Freed aid workers in U.S.
Two American aid workers who were jailed by the Taliban in Afghanistan arrived Sunday at a Washington area airport amid cheers and tearful hugs from family and friends.
Heather Mercer, 24, and Dayna Curry, 30, both graduates of the Baptist-affiliated Baylor University in Waco, Tex., spent three months in Taliban captivity before their release Nov. 15.
They are to meet with President Bush this morning at the White House.
The women, who had worked with the German-based Shelter Now International, were arrested Aug. 5 on charges of attempting to convert Muslim Afghans to Christianity.
Leahy says anthrax letter could have killed 100,000
Sen. Patrick Leahy says there was enough anthrax in the letter sent to his office to kill more than 100,000 people.
The letter to the Vermont Democrat was discovered Nov. 16 in a batch of unopened mail sent to Capitol Hill and quarantined since the discovery of an anthrax-contaminated letter to Senate Majority Leader Tom Daschle, D-S.D., on Oct. 15.
"We still haven't got the letter open," Leahy said Sunday on NBC's "Meet the Press." "It is so powerful that they're having difficulty figuring out how best to open it and preserve the evidence."
An FBI microbiologist said last week that there were billions of spores inside the letter.
Arab League plans campaign to boost image of Muslims
Dozens of intellectuals from around the Middle East will meet this week in Cairo to discuss ways to counter a "defamation campaign" against Muslims in the West following the Sept. 11 terror attacks.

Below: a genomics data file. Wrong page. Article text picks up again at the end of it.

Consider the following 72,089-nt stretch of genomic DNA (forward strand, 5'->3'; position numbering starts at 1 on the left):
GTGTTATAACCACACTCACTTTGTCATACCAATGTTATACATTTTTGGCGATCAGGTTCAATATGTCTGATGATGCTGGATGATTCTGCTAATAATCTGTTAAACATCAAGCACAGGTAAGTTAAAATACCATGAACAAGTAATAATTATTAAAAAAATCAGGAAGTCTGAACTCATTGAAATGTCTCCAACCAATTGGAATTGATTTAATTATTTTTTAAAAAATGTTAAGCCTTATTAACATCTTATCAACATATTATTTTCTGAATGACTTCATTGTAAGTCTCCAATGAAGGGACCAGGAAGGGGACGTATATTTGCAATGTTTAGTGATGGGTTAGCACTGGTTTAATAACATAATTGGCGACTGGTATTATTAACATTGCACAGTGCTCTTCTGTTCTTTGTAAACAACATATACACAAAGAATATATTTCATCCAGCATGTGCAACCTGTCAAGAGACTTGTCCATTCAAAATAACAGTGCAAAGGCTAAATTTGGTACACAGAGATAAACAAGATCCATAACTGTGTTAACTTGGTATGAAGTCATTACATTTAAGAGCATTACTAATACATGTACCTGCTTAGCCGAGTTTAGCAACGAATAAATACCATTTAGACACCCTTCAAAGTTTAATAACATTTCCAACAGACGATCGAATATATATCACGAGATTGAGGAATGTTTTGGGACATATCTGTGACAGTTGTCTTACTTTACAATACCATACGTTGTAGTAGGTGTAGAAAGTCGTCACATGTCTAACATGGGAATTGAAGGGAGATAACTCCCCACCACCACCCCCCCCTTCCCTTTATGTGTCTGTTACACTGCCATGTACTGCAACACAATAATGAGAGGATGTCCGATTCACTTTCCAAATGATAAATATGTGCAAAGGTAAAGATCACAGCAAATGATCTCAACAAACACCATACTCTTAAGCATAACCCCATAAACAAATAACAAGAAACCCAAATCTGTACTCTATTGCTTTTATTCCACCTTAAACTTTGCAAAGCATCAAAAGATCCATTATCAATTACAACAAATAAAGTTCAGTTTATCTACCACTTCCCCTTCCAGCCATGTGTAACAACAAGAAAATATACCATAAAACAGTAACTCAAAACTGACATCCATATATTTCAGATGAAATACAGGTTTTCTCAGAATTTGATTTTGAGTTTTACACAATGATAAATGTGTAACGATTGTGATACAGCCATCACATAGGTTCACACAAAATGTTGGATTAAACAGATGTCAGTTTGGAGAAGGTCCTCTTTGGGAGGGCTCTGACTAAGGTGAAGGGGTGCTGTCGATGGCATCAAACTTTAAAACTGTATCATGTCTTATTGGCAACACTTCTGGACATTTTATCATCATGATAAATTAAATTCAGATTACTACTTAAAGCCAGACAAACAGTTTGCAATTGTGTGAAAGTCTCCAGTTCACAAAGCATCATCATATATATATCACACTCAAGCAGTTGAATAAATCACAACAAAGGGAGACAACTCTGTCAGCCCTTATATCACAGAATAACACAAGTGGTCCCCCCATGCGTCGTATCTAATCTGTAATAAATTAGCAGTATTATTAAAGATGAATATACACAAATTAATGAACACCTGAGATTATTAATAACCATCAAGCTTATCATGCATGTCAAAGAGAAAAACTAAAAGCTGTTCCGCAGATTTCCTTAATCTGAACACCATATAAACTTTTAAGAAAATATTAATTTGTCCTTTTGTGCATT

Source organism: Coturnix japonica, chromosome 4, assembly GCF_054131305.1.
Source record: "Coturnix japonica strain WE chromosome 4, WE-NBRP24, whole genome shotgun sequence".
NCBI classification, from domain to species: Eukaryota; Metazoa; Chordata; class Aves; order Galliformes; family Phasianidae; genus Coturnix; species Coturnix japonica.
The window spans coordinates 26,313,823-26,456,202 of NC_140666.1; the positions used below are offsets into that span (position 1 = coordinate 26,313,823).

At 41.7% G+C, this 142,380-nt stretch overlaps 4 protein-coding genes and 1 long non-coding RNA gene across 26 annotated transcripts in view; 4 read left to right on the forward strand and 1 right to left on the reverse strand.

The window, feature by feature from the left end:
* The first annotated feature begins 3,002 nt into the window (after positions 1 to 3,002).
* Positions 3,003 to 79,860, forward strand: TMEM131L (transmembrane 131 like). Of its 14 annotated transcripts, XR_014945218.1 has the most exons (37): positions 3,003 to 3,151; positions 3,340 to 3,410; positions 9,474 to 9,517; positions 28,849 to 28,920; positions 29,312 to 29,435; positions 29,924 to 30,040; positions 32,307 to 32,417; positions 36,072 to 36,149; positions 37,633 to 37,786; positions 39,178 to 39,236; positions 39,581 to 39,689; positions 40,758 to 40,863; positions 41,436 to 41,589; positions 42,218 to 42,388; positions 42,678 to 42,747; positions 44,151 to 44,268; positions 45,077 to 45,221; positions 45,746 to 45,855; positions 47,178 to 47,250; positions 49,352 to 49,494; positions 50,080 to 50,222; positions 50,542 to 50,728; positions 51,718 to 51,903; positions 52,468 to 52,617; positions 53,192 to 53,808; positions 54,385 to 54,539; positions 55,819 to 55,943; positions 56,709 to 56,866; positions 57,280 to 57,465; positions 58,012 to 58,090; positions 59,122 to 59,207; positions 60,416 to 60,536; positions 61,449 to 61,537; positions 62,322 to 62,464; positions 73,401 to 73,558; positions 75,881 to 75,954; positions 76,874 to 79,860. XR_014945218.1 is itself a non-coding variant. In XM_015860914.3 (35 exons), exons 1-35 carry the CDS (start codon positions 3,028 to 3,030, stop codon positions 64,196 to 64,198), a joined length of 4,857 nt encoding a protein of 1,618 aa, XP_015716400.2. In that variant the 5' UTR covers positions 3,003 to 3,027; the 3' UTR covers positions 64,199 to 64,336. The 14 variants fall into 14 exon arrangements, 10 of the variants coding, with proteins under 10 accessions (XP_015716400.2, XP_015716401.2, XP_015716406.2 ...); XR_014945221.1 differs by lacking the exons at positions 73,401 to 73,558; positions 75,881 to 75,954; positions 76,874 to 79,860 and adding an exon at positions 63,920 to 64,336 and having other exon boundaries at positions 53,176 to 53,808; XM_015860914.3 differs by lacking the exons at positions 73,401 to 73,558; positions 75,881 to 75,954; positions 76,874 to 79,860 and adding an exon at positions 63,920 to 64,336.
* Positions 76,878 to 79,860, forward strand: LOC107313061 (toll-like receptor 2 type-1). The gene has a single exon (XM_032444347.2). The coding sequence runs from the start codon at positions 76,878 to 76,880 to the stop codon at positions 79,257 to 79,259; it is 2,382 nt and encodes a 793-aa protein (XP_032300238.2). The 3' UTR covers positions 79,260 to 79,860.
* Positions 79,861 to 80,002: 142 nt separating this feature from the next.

Arab League Secretary-General Amr Moussa said the two-day meeting aims to produce an action plan to be submitted for Arab League leaders' approval when they meet in March in Beirut, Lebanon.
The meeting beginning today is the first of its kind under the Arab League's auspices. Seventy-three people from 18 Middle Eastern nations will attend.
"Accusations have been hurled against every one of us and defamation campaigns have touched all of us," said Moussa, adding that the envisaged plan would chart ways to protect Arab communities in the West and work through the Internet, universities and the media to improve Islam's image.
New York City
NYSE bans lunch deliveries
The New York Stock Exchange has banned food deliveries to its floor, according to a published report.
Traders now must leave the building or send a clerk to retrieve their food, passing it through an X-ray machine outside the exchange as they return, The New York Times reported Sunday.
The change was made because of concerns that a delivery person could easily slip a bomb into a sandwich bag that could elude the X-ray machines and bomb-sniffing dogs already surrounding the building, The Times reported.